Poor design and printing can really let your book down. You have gone to all the trouble to write 25,000 to 45,000 words; now put some effort into the presentation of your ideas. I’ve been known to reject a book, even though I wanted to read it, because of poor design. Of course, I might be biased. In a former life, I was a graphic designer and a print-production manager – I’ve got baggage.
There are a few classic errors that really scream ‘amateur’ when it comes to design and printing. And wibble-wobble – or the lack thereof – is one of them.
The wrong design software
It’s a big boo boo to use Microsoft Word instead of professional design software for your design. Word looks ok on screen, but it doesn’t look good in print. The letter and word spacing, for example, tends to be irregular. Design programs offer ‘kerning’, which is the ability to control the spacing between letters. This makes a big difference to the look of your text. And that is just one example.
Lack of white space
Words are unappetising when crammed onto a page. If you are a Masterchef fan, you’ll be familiar with the amount of space the chefs leave around their food to enhance its appeal to diners.
The same goes for text. It needs space. And that space needs to be ‘logical’ to us as readers. We don’t want to see strange gaps. We want to see a balance between the design elements – headings; subheadings; text; graphics, photos or illustrations; margins; and headers and footers.
The choice of paper – or stock to use the industry term – makes a big difference to the experience of reading your book. Take a look in your bookshop. Traditional publishers use a whole range of papers – from the bulky ‘paperback’ style (which is great for your business book) to elegant glossy papers for coffee table books. The most important quality of the paper is its floppiness – its ‘wibble wobble, wibble wobble’, to use the term coined by Federal Treasurer, Mathias Cormann, to deride the Opposition Leader, Bill Shorten.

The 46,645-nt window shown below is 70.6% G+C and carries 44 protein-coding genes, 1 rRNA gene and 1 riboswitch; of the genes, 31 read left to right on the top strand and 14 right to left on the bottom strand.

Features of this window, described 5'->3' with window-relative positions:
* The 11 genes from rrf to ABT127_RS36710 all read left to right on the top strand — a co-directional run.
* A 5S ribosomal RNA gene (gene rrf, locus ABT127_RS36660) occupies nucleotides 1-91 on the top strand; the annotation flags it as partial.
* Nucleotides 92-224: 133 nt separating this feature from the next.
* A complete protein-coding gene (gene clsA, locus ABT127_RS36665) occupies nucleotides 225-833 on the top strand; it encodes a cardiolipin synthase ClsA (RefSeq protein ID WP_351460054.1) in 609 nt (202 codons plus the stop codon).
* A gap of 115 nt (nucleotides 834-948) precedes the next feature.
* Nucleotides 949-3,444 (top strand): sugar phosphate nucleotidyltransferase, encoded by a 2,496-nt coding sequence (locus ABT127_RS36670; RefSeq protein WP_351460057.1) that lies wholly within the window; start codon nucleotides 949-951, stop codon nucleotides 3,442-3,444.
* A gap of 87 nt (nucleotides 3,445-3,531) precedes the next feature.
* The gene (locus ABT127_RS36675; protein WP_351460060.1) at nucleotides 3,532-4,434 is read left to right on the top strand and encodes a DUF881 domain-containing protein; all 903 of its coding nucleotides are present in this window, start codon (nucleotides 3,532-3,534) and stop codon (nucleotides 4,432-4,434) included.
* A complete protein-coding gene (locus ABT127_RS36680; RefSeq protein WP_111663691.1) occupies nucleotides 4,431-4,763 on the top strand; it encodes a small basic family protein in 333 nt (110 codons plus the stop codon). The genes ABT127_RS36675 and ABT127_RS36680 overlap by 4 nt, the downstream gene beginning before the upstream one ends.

We want the pages of the book to fall open for the reader, not to have to be prized apart. They are the velvet curtains that lead into the fortune-teller’s tent – they need to glide apart so that all can be revealed. The same goes for the cover (unless you are forking out for a hardback); it must bend to the will of your reader.
The secret of success is to go pro. Graphic designers are worth their weight in gold. Professional, patient and dedicated to the task of making you look absolutely ace, they will make your words shine. The secret to getting the most out of designer is to provide them with a clear brief. There are two considerations: what you like, and what your readers prefer. And the most important is what your readers prefer.
Look at other books written for the audience you want to reach. The size of the book is an important factor – big, small, fat or thin. Do they have an illustration or photo on the cover or blocky text? Do they have any colour pages? What stock are they printed on and what fonts are used? Remarkably, many publishers print the name of the paper and the fonts used in the first few pages. The designer and illustrator are often credited as well. Show your designer what you are after and talk about what you would like to do differently if anything. Listen to their advice. Take it.
The design of your book really matters. If you have gone to the effort of writing a book, the design will influence whether or not people read it. Make it an enjoyable experience, and they will be more likely to recommend it.
(From the Archives)
PS: Want more? You may like: Secrets of creativity – Action keeps the darkness away.